Descriptive essay unit reading assignment



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DESCRIPTIVE ESSAY UNIT


READING ASSIGNMENT

Write Source Book – Pages 75-82

STUDY

Writing Models – Pages 76-77, 80-82

WRITTEN ASSIGNMENT

Write an essay about a place you know well. Choose a place that is meaningful to you.

LENGTH

5-7 Paragraphs (typed or handwritten, double-

spaced)


AUDIENCE

Classmates



GENERAL INFORMATION:

More than many other types of essays, descriptive essays strive to create a deeply involved and vivid experience for the reader. Great descriptive essays achieve this affect not through facts and statistics but by using detailed observations and descriptions.



Why are you writing your descriptive essay?

It's a great creative exercise to sit down and simply describe what you observe. However, when writing a descriptive essay, you often have a particular reason for writing your description. Getting in touch with this reason can help you focus your description and instill your language with a particular perspective or emotion.



How should you write your description?

If there's one thing you should remember as you write your descriptive essay, it's the famous saying: show, don't tell. But what's the difference between showing and telling?

Consider these two simple examples:


  • I grew tired after dinner.

  • As I leaned back and rested my head against the top of the chair, my eyelids began to feel heavy, and the edges of the empty plate in front of me blurred with the white tablecloth.

The first sentence tells readers that you grew tired after dinner. The second sentence shows readers that you grew tired. The most effective descriptive essays are loaded with such showing because they enable readers to imagine or experience something for themselves.

DESCRIPTIVE ESSAY PLANNING SHEET


SUBJECT: Describe a special place (physical location)

AUDIENCE: Classmates







GOAL

NOTES

PARAGRAPH #1

(Introduction)



Grab your readers’ attention.
Clearly identify your “special place.” Explain why it’s important to you.



PARAGRAPH #2

(Physical

Description)


Show, don’t tell.

Use sensory details.

Use spatial details.



PARAGRAPH #3

(Physical

Description)


Show, don’t tell.

Use sensory details.

Use spatial details.



PARAGRAPH #4

(Physical

Description)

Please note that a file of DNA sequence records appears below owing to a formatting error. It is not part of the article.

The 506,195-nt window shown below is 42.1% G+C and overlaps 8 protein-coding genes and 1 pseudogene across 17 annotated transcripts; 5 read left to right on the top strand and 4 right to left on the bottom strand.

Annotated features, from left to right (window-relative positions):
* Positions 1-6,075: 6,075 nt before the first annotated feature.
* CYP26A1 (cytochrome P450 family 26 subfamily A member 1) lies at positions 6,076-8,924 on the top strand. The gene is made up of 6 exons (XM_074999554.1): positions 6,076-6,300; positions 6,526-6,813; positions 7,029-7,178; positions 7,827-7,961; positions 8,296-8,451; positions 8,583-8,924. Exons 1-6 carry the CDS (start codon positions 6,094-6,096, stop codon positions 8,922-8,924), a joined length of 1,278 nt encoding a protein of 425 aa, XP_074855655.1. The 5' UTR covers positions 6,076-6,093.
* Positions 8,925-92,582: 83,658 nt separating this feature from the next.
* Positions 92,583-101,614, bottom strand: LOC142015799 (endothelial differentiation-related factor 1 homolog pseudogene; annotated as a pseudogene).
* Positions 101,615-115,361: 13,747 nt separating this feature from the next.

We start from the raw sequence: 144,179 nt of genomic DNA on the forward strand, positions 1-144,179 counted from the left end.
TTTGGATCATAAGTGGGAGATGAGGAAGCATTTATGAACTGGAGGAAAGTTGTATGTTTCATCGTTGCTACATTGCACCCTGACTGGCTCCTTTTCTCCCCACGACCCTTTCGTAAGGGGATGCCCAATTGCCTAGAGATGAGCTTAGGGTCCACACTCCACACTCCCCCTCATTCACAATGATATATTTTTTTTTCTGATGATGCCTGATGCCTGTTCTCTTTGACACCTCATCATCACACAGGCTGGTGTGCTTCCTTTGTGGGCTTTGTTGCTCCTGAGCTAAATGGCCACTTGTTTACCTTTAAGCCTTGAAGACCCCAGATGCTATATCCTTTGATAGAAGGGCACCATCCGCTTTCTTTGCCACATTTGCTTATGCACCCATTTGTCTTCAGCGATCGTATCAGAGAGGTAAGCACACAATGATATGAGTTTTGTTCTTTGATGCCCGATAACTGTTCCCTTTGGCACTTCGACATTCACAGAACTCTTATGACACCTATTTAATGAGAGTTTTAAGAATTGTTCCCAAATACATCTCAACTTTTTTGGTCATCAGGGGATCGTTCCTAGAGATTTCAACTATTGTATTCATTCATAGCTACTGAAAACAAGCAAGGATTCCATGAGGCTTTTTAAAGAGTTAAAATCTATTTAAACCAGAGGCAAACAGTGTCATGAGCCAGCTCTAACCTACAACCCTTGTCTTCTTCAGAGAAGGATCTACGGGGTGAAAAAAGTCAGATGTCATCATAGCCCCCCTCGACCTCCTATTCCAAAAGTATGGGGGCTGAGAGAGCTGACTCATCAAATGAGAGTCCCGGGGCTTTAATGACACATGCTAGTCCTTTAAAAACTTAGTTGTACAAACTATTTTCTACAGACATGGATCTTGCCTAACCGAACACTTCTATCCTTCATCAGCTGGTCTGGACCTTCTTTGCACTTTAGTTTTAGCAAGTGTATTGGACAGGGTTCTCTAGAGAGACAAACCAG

Show, don’t tell.

Use sensory details.

Use spatial details.



PARAGRAPH #5

(Conclusion)



Wrap up your essay. Bring it to a “smooth “ close.



SENSORY CHART


SIGHTS

SOUNDS

SMELLS

TOUCH

TASTE
















FIGURATIVE LANGUAGE

TERM

DEFINITION

EXAMPLE


Figurative Language

Writing or speech that is not meant to be taken literally.

EX: simile, metaphor, personification, hyperbole

Simile

a figure of speech that compares two things using the words “like” or “as”

My day has been like a nightmare.

Metaphor

a figure of speech that compares two things without using the words “like” or “as”

My day has been a nightmare.

Personification

a type of figurative language in which a nonhuman subject is given human characteristics

The cold nipped at my nose.

Hyperbole

an exaggeration

My backpack weighs a ton.

SENSORY WORDS


Size

immense  

long         massive

large


tiny          

narrow


lean

small


short

wide


Sights

round


flat

curved


wavy

ruffled


angular

pale


transparent

tapered


wiry

lopsided


freckled

striped


perky

hollow


clear

glossy


jeweled

fiery


shimmering

muddy


bright

flowery


dark

sheer


grimy

worn


cluttered

fresh


drab

lacy


shadowy

muscular


handsome

fragile



Sounds

crash


squawk     crackle

chime


ring

thud


whine

buzz


laugh

silence


bump

bark


clink

gurgle


chuckle

boom


bleat

hiss


giggle

cry


thunder

snort


bang

blare


bellow

crow


roar

grumble


growl

hum        

chatter      

scream      grate        

whimper

mutter       mumble    

screech  

slam        



Smells

sweet pungent

musty

fruity delicious



rank